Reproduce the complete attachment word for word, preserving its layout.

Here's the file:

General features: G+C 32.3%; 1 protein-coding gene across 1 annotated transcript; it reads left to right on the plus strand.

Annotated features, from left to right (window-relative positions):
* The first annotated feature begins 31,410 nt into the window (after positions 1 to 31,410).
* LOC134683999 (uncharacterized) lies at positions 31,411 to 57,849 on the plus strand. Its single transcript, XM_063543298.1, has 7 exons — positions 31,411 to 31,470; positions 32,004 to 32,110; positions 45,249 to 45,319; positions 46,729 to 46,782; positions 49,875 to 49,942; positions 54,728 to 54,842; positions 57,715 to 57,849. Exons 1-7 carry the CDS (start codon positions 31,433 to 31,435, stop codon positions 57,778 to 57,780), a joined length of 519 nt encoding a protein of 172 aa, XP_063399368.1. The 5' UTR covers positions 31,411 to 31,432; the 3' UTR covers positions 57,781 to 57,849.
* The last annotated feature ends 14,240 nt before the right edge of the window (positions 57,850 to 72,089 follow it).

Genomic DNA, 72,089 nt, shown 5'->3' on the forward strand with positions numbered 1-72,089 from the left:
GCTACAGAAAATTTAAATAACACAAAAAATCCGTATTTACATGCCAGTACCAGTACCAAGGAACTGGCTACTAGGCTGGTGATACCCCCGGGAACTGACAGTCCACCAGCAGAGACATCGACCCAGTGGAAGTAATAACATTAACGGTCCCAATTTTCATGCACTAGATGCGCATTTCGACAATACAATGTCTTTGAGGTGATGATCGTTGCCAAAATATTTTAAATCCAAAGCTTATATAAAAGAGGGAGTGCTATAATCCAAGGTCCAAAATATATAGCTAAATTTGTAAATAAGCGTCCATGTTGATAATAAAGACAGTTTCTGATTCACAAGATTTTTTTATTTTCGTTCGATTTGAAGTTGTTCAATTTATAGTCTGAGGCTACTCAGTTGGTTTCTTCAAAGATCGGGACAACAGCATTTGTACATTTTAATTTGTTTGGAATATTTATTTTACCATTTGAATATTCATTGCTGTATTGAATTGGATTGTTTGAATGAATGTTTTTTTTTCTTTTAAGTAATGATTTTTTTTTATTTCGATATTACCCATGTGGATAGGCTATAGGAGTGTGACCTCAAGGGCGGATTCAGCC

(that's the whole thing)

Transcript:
General features: G+C 32.3%; 1 protein-coding gene across 1 annotated transcript; it reads left to right on the plus strand.

Annotated features, from left to right (window-relative positions):
* The first annotated feature begins 31,410 nt into the window (after positions 1 to 31,410).
* LOC134683999 (uncharacterized) lies at positions 31,411 to 57,849 on the plus strand. Its single transcript, XM_063543298.1, has 7 exons — positions 31,411 to 31,470; positions 32,004 to 32,110; positions 45,249 to 45,319; positions 46,729 to 46,782; positions 49,875 to 49,942; positions 54,728 to 54,842; positions 57,715 to 57,849. Exons 1-7 carry the CDS (start codon positions 31,433 to 31,435, stop codon positions 57,778 to 57,780), a joined length of 519 nt encoding a protein of 172 aa, XP_063399368.1. The 5' UTR covers positions 31,411 to 31,432; the 3' UTR covers positions 57,781 to 57,849.
* The last annotated feature ends 14,240 nt before the right edge of the window (positions 57,850 to 72,089 follow it).

Genomic DNA, 72,089 nt, shown 5'->3' on the forward strand with positions numbered 1-72,089 from the left:
GCTACAGAAAATTTAAATAACACAAAAAATCCGTATTTACATGCCAGTACCAGTACCAAGGAACTGGCTACTAGGCTGGTGATACCCCCGGGAACTGACAGTCCACCAGCAGAGACATCGACCCAGTGGAAGTAATAACATTAACGGTCCCAATTTTCATGCACTAGATGCGCATTTCGACAATACAATGTCTTTGAGGTGATGATCGTTGCCAAAATATTTTAAATCCAAAGCTTATATAAAAGAGGGAGTGCTATAATCCAAGGTCCAAAATATATAGCTAAATTTGTAAATAAGCGTCCATGTTGATAATAAAGACAGTTTCTGATTCACAAGATTTTTTTATTTTCGTTCGATTTGAAGTTGTTCAATTTATAGTCTGAGGCTACTCAGTTGGTTTCTTCAAAGATCGGGACAACAGCATTTGTACATTTTAATTTGTTTGGAATATTTATTTTACCATTTGAATATTCATTGCTGTATTGAATTGGATTGTTTGAATGAATGTTTTTTTTTCTTTTAAGTAATGATTTTTTTTTATTTCGATATTACCCATGTGGATAGGCTATAGGAGTGTGACCTCAAGGGCGGATTCAGCC